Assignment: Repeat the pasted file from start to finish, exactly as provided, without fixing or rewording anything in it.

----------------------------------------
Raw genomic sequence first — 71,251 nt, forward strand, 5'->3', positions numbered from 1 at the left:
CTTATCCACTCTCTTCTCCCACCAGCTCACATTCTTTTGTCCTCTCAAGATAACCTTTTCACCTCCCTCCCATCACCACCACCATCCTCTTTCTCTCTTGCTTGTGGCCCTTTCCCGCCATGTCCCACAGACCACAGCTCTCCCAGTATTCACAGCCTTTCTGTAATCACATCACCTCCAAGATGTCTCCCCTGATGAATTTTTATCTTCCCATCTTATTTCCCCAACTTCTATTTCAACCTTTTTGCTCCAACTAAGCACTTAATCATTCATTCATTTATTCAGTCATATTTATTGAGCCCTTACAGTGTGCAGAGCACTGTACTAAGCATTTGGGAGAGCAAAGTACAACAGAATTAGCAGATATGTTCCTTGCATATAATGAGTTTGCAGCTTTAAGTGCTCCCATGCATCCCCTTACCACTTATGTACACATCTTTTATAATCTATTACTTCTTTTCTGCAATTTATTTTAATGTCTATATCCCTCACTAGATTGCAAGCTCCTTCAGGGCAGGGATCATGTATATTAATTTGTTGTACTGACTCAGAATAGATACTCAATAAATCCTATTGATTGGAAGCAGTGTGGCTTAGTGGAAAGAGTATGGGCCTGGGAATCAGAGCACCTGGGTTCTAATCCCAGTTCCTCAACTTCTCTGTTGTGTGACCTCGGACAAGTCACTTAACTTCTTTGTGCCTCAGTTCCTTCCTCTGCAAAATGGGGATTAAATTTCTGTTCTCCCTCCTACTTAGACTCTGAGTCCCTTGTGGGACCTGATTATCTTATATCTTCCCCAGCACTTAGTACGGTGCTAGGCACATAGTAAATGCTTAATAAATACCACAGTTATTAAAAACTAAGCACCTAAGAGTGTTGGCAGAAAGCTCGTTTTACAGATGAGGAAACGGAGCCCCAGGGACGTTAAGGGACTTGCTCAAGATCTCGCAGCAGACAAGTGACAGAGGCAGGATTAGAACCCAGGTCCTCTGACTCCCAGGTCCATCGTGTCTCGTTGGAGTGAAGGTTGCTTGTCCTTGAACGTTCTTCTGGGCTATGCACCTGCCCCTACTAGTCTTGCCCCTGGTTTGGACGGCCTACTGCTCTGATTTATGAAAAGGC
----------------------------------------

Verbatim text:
Raw genomic sequence first — 71,251 nt, forward strand, 5'->3', positions numbered from 1 at the left:
CTTATCCACTCTCTTCTCCCACCAGCTCACATTCTTTTGTCCTCTCAAGATAACCTTTTCACCTCCCTCCCATCACCACCACCATCCTCTTTCTCTCTTGCTTGTGGCCCTTTCCCGCCATGTCCCACAGACCACAGCTCTCCCAGTATTCACAGCCTTTCTGTAATCACATCACCTCCAAGATGTCTCCCCTGATGAATTTTTATCTTCCCATCTTATTTCCCCAACTTCTATTTCAACCTTTTTGCTCCAACTAAGCACTTAATCATTCATTCATTTATTCAGTCATATTTATTGAGCCCTTACAGTGTGCAGAGCACTGTACTAAGCATTTGGGAGAGCAAAGTACAACAGAATTAGCAGATATGTTCCTTGCATATAATGAGTTTGCAGCTTTAAGTGCTCCCATGCATCCCCTTACCACTTATGTACACATCTTTTATAATCTATTACTTCTTTTCTGCAATTTATTTTAATGTCTATATCCCTCACTAGATTGCAAGCTCCTTCAGGGCAGGGATCATGTATATTAATTTGTTGTACTGACTCAGAATAGATACTCAATAAATCCTATTGATTGGAAGCAGTGTGGCTTAGTGGAAAGAGTATGGGCCTGGGAATCAGAGCACCTGGGTTCTAATCCCAGTTCCTCAACTTCTCTGTTGTGTGACCTCGGACAAGTCACTTAACTTCTTTGTGCCTCAGTTCCTTCCTCTGCAAAATGGGGATTAAATTTCTGTTCTCCCTCCTACTTAGACTCTGAGTCCCTTGTGGGACCTGATTATCTTATATCTTCCCCAGCACTTAGTACGGTGCTAGGCACATAGTAAATGCTTAATAAATACCACAGTTATTAAAAACTAAGCACCTAAGAGTGTTGGCAGAAAGCTCGTTTTACAGATGAGGAAACGGAGCCCCAGGGACGTTAAGGGACTTGCTCAAGATCTCGCAGCAGACAAGTGACAGAGGCAGGATTAGAACCCAGGTCCTCTGACTCCCAGGTCCATCGTGTCTCGTTGGAGTGAAGGTTGCTTGTCCTTGAACGTTCTTCTGGGCTATGCACCTGCCCCTACTAGTCTTGCCCCTGGTTTGGACGGCCTACTGCTCTGATTTATGAAAAGGC